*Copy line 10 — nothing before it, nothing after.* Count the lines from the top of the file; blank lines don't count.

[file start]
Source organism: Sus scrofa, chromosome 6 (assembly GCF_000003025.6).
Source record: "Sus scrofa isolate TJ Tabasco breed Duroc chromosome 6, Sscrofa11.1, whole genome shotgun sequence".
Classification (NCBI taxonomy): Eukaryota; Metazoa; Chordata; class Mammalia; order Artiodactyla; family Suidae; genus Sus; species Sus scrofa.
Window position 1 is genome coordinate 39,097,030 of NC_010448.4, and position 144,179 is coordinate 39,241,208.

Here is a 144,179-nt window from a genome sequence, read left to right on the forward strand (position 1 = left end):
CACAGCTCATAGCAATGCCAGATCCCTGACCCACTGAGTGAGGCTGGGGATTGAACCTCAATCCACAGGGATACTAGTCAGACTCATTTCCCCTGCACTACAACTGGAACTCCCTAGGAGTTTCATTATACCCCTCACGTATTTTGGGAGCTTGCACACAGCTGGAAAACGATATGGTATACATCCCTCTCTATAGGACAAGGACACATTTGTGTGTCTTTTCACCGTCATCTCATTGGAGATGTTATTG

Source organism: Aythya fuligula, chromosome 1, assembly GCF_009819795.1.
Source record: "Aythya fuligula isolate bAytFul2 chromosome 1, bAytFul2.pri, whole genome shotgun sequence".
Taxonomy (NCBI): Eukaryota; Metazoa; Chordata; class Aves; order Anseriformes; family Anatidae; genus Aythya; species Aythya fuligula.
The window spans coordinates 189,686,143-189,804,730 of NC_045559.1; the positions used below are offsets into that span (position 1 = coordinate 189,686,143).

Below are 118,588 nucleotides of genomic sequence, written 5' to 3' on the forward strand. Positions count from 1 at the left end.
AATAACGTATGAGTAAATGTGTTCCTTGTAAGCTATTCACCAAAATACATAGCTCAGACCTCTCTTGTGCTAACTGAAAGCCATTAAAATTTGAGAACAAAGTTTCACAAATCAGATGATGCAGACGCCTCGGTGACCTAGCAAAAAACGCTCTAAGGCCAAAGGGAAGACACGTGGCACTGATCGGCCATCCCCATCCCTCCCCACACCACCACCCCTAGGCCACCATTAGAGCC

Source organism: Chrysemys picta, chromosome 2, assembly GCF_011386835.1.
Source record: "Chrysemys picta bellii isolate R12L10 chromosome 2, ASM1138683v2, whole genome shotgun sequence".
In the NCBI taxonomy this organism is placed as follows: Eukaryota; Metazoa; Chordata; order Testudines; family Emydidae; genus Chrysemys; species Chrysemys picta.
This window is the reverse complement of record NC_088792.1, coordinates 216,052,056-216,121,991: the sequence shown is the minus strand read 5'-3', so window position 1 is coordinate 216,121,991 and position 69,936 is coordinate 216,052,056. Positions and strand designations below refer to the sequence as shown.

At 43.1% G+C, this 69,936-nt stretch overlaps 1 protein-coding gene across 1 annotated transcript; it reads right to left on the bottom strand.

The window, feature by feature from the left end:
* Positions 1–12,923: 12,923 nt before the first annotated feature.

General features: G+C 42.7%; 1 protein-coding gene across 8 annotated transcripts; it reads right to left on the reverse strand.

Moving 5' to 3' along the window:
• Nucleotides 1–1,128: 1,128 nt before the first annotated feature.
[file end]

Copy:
The window spans coordinates 189,686,143-189,804,730 of NC_045559.1; the positions used below are offsets into that span (position 1 = coordinate 189,686,143).